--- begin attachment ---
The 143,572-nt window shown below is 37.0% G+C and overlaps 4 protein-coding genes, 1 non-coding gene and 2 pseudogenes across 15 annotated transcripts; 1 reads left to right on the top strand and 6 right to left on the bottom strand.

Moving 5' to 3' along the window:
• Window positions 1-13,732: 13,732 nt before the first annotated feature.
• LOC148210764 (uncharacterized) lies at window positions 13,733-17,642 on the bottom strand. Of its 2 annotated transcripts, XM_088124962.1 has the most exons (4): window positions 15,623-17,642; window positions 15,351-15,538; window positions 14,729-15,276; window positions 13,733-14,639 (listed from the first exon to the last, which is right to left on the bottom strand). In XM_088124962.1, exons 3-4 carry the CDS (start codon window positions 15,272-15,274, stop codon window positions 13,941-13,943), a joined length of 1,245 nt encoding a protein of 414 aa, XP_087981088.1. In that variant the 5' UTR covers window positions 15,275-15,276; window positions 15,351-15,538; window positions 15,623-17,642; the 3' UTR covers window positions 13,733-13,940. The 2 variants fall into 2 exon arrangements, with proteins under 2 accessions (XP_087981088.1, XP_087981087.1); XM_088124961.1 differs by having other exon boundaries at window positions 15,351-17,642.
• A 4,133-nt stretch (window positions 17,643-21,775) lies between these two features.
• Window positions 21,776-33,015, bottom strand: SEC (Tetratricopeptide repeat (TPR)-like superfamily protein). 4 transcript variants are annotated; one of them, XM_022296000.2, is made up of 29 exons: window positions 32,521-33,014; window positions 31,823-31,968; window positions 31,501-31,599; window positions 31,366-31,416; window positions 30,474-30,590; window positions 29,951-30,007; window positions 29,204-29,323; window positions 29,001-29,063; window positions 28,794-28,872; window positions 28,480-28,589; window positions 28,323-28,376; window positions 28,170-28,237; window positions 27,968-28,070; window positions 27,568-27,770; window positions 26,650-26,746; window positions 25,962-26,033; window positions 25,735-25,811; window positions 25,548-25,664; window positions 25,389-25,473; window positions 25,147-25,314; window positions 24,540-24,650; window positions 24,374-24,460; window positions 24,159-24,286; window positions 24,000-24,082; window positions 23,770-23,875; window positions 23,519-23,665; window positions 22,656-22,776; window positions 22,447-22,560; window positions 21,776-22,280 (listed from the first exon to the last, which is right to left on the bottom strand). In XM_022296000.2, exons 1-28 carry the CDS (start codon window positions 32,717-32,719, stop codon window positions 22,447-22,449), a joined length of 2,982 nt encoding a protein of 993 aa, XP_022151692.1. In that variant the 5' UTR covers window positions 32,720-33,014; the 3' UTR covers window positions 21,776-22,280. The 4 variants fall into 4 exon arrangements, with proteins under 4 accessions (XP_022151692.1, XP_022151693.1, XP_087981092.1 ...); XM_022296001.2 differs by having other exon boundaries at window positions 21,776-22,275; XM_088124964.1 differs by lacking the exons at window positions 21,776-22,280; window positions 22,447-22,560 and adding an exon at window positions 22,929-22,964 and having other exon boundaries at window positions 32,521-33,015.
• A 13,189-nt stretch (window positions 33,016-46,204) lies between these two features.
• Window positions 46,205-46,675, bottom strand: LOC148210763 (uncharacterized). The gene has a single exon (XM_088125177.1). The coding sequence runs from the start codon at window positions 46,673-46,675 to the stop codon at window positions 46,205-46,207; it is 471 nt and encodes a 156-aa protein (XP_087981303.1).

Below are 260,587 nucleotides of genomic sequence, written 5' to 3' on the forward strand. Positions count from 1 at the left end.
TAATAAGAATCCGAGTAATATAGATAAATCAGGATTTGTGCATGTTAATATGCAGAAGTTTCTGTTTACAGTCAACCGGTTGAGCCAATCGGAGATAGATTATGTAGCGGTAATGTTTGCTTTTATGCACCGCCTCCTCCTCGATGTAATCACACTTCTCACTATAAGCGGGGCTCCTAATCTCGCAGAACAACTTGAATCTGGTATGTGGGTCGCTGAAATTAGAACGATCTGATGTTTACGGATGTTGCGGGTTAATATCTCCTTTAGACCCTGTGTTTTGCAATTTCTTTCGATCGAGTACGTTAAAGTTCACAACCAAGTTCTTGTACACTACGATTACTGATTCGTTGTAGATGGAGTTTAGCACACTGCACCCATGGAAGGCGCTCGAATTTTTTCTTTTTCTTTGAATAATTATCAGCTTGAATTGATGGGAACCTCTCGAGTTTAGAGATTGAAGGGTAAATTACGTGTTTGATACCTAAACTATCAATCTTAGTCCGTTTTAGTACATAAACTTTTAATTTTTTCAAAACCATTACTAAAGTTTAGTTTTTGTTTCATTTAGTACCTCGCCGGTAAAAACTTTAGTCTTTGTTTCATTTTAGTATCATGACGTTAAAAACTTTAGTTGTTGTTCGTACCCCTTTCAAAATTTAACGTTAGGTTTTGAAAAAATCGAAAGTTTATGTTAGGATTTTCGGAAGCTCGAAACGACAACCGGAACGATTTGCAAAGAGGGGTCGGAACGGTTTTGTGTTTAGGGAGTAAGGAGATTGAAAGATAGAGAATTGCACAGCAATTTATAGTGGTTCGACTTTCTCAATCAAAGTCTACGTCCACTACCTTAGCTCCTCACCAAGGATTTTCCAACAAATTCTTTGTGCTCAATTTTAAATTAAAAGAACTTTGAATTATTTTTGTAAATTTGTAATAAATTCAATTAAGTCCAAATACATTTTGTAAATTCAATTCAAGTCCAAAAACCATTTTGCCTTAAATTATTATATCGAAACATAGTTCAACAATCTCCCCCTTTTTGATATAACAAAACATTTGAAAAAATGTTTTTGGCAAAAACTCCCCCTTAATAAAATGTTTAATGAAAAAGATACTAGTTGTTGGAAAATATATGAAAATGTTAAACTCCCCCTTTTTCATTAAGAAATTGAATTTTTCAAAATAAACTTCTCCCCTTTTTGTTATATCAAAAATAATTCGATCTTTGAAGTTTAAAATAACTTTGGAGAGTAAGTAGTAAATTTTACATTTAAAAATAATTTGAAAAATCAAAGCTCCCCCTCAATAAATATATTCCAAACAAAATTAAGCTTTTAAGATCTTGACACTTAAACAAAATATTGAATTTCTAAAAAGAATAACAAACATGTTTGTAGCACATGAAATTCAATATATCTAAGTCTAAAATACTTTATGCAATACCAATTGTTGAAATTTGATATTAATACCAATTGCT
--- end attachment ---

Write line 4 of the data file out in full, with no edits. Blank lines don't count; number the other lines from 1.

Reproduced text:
• LOC148210764 (uncharacterized) lies at window positions 13,733-17,642 on the bottom strand. Of its 2 annotated transcripts, XM_088124962.1 has the most exons (4): window positions 15,623-17,642; window positions 15,351-15,538; window positions 14,729-15,276; window positions 13,733-14,639 (listed from the first exon to the last, which is right to left on the bottom strand). In XM_088124962.1, exons 3-4 carry the CDS (start codon window positions 15,272-15,274, stop codon window positions 13,941-13,943), a joined length of 1,245 nt encoding a protein of 414 aa, XP_087981088.1. In that variant the 5' UTR covers window positions 15,275-15,276; window positions 15,351-15,538; window positions 15,623-17,642; the 3' UTR covers window positions 13,733-13,940. The 2 variants fall into 2 exon arrangements, with proteins under 2 accessions (XP_087981088.1, XP_087981087.1); XM_088124961.1 differs by having other exon boundaries at window positions 15,351-17,642.